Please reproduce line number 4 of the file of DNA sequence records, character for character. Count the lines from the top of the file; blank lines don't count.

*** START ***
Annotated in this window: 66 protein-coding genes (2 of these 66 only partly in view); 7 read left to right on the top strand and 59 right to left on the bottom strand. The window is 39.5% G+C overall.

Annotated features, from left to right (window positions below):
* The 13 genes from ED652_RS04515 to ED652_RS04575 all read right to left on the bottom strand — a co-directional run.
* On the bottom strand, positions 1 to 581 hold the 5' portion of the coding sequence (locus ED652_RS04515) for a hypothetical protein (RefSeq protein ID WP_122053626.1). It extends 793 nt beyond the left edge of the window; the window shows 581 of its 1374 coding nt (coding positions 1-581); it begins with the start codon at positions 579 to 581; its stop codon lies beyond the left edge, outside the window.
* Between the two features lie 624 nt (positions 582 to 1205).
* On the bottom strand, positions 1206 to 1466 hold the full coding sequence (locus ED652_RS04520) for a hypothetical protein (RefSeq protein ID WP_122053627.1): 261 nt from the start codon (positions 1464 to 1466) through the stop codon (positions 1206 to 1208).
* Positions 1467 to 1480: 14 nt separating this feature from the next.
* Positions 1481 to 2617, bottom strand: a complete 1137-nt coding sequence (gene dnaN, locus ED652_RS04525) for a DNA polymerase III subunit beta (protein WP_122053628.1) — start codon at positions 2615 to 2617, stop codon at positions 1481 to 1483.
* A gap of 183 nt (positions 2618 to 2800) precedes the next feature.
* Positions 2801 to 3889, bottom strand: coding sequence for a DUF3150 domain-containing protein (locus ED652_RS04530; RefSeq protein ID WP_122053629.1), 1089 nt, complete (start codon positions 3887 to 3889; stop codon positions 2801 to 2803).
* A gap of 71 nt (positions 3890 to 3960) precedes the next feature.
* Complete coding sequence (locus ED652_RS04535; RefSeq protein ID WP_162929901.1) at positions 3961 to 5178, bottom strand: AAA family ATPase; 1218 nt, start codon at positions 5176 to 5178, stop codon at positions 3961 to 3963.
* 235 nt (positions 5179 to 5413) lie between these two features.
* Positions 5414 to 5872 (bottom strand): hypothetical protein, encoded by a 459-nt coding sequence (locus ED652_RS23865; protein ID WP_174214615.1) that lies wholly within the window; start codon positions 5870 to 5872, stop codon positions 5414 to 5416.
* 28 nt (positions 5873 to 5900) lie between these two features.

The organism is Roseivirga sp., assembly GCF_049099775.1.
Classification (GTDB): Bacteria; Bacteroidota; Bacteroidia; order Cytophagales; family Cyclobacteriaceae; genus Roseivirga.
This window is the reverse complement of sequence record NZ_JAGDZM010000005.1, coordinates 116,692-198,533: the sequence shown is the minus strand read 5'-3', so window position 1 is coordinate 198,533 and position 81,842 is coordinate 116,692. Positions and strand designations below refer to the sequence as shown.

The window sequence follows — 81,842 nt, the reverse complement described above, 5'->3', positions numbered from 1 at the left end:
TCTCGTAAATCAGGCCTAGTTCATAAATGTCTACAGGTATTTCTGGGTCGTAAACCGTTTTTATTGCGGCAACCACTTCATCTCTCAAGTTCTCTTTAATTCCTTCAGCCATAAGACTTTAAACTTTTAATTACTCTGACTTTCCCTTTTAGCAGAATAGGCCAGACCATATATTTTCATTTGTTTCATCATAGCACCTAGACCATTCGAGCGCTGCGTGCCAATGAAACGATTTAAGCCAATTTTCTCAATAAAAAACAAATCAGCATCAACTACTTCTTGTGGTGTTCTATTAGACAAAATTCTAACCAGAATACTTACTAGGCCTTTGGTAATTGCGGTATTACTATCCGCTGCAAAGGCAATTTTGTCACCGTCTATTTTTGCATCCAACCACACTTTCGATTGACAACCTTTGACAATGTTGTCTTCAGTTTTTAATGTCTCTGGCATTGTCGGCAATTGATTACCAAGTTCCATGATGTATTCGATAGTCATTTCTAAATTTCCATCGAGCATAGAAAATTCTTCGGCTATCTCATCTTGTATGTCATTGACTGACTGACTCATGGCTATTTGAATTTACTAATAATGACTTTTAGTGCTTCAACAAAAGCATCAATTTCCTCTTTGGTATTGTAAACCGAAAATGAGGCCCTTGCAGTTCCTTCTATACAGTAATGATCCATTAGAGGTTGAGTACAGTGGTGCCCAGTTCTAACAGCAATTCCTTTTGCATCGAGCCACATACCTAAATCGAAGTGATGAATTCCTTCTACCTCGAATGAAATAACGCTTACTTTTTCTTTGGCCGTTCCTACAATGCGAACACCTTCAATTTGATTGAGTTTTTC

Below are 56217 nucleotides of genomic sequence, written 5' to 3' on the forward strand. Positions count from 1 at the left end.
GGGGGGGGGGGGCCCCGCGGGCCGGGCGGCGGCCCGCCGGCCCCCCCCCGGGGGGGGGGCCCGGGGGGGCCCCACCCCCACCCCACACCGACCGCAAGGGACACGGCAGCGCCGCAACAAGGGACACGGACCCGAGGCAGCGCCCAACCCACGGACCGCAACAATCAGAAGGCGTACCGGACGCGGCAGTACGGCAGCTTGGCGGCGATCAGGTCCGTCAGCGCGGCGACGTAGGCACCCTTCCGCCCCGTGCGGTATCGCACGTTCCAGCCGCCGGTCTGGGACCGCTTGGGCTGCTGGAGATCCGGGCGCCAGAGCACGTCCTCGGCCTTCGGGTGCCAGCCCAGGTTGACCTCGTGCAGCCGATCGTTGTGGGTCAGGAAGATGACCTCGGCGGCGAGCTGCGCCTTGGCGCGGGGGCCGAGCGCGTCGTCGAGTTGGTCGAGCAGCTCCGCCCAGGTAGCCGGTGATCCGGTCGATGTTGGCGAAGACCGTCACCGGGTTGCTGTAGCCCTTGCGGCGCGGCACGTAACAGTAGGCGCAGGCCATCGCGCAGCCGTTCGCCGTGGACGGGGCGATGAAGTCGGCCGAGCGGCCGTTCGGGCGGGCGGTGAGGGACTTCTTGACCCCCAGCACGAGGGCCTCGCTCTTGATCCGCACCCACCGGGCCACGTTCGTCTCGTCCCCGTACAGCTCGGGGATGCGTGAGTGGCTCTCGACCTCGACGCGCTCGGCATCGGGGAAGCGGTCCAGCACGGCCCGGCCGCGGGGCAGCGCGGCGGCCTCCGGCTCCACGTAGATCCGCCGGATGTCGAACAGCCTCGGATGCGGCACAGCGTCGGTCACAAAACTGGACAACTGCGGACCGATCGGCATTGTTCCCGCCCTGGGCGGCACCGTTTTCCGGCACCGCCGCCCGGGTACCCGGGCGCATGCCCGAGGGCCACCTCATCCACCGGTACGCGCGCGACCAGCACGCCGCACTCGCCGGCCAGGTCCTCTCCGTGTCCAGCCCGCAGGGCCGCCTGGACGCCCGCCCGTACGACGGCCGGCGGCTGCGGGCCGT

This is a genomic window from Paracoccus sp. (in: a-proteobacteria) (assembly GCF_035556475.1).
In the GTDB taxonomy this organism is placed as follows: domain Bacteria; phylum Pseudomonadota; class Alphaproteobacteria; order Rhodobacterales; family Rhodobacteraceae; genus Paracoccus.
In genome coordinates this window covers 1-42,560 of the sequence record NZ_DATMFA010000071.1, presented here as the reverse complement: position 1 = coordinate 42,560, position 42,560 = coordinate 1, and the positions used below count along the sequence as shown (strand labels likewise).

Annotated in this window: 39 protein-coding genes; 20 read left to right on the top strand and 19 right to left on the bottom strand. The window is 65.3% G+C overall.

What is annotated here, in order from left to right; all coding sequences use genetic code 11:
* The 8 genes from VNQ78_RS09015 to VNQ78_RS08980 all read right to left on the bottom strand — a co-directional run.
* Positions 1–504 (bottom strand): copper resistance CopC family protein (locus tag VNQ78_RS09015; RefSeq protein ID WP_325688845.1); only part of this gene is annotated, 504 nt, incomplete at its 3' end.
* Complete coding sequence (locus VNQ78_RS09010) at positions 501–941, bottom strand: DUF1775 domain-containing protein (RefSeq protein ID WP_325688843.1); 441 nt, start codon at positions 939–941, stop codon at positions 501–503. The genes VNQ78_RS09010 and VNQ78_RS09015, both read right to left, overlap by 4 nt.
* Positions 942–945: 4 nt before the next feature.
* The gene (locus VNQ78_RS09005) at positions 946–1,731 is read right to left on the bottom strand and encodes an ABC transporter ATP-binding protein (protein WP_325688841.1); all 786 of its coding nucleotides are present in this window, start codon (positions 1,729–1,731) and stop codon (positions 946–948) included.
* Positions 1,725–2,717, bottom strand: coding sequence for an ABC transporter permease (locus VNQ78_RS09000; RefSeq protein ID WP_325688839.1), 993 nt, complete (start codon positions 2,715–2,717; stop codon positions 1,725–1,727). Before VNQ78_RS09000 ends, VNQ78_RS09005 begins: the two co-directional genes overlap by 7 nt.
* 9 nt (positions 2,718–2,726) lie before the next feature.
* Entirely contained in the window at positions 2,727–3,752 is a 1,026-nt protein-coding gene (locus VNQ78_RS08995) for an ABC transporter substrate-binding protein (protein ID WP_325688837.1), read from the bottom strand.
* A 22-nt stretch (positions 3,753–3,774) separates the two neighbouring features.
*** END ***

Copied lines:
* On the bottom strand, positions 1 to 581 hold the 5' portion of the coding sequence (locus ED652_RS04515) for a hypothetical protein (RefSeq protein ID WP_122053626.1). It extends 793 nt beyond the left edge of the window; the window shows 581 of its 1374 coding nt (coding positions 1-581); it begins with the start codon at positions 579 to 581; its stop codon lies beyond the left edge, outside the window.